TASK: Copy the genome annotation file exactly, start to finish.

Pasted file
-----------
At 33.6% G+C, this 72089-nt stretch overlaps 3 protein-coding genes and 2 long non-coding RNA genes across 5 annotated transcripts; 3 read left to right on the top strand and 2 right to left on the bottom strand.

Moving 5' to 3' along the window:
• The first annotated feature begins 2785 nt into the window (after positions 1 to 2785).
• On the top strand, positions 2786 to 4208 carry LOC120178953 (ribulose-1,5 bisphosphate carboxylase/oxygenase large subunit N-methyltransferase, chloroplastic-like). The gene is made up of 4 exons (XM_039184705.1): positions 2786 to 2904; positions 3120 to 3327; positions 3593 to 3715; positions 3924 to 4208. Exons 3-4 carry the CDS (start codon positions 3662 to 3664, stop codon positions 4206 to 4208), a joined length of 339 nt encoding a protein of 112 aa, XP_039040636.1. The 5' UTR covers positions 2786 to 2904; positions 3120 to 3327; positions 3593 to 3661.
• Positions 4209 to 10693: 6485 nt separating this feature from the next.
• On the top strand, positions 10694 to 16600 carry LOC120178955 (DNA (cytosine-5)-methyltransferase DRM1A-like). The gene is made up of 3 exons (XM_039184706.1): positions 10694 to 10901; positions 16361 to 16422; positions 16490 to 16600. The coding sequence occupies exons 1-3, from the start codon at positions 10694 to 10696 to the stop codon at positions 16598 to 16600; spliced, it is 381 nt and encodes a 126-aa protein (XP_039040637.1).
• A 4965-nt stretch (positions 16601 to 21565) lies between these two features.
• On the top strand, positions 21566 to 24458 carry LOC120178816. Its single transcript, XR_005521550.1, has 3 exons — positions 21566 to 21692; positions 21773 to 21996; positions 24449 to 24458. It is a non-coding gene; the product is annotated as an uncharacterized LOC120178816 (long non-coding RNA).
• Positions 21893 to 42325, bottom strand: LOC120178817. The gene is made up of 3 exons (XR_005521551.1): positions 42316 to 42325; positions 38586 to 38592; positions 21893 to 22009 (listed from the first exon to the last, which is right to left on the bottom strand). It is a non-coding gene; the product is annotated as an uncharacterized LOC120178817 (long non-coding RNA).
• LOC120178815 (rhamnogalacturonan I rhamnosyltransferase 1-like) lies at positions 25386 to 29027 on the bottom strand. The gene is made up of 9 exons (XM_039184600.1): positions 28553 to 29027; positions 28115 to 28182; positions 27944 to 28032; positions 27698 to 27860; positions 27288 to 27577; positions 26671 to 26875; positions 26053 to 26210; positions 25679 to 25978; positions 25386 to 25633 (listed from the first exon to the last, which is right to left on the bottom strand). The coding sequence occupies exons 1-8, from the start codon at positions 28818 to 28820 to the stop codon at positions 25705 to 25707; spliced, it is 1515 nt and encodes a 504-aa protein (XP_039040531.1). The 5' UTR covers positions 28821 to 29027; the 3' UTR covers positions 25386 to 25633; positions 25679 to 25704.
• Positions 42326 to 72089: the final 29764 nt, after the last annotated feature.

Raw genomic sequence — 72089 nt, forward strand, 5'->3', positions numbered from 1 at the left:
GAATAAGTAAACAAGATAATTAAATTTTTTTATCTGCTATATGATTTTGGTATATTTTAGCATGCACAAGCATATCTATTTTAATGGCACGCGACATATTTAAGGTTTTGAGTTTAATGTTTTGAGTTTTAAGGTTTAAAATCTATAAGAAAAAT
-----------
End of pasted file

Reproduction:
At 33.6% G+C, this 72089-nt stretch overlaps 3 protein-coding genes and 2 long non-coding RNA genes across 5 annotated transcripts; 3 read left to right on the top strand and 2 right to left on the bottom strand.

Moving 5' to 3' along the window:
• The first annotated feature begins 2785 nt into the window (after positions 1 to 2785).
• On the top strand, positions 2786 to 4208 carry LOC120178953 (ribulose-1,5 bisphosphate carboxylase/oxygenase large subunit N-methyltransferase, chloroplastic-like). The gene is made up of 4 exons (XM_039184705.1): positions 2786 to 2904; positions 3120 to 3327; positions 3593 to 3715; positions 3924 to 4208. Exons 3-4 carry the CDS (start codon positions 3662 to 3664, stop codon positions 4206 to 4208), a joined length of 339 nt encoding a protein of 112 aa, XP_039040636.1. The 5' UTR covers positions 2786 to 2904; positions 3120 to 3327; positions 3593 to 3661.
• Positions 4209 to 10693: 6485 nt separating this feature from the next.
• On the top strand, positions 10694 to 16600 carry LOC120178955 (DNA (cytosine-5)-methyltransferase DRM1A-like). The gene is made up of 3 exons (XM_039184706.1): positions 10694 to 10901; positions 16361 to 16422; positions 16490 to 16600. The coding sequence occupies exons 1-3, from the start codon at positions 10694 to 10696 to the stop codon at positions 16598 to 16600; spliced, it is 381 nt and encodes a 126-aa protein (XP_039040637.1).
• A 4965-nt stretch (positions 16601 to 21565) lies between these two features.
• On the top strand, positions 21566 to 24458 carry LOC120178816. Its single transcript, XR_005521550.1, has 3 exons — positions 21566 to 21692; positions 21773 to 21996; positions 24449 to 24458. It is a non-coding gene; the product is annotated as an uncharacterized LOC120178816 (long non-coding RNA).
• Positions 21893 to 42325, bottom strand: LOC120178817. The gene is made up of 3 exons (XR_005521551.1): positions 42316 to 42325; positions 38586 to 38592; positions 21893 to 22009 (listed from the first exon to the last, which is right to left on the bottom strand). It is a non-coding gene; the product is annotated as an uncharacterized LOC120178817 (long non-coding RNA).
• LOC120178815 (rhamnogalacturonan I rhamnosyltransferase 1-like) lies at positions 25386 to 29027 on the bottom strand. The gene is made up of 9 exons (XM_039184600.1): positions 28553 to 29027; positions 28115 to 28182; positions 27944 to 28032; positions 27698 to 27860; positions 27288 to 27577; positions 26671 to 26875; positions 26053 to 26210; positions 25679 to 25978; positions 25386 to 25633 (listed from the first exon to the last, which is right to left on the bottom strand). The coding sequence occupies exons 1-8, from the start codon at positions 28818 to 28820 to the stop codon at positions 25705 to 25707; spliced, it is 1515 nt and encodes a 504-aa protein (XP_039040531.1). The 5' UTR covers positions 28821 to 29027; the 3' UTR covers positions 25386 to 25633; positions 25679 to 25704.
• Positions 42326 to 72089: the final 29764 nt, after the last annotated feature.

Raw genomic sequence — 72089 nt, forward strand, 5'->3', positions numbered from 1 at the left:
GAATAAGTAAACAAGATAATTAAATTTTTTTATCTGCTATATGATTTTGGTATATTTTAGCATGCACAAGCATATCTATTTTAATGGCACGCGACATATTTAAGGTTTTGAGTTTAATGTTTTGAGTTTTAAGGTTTAAAATCTATAAGAAAAAT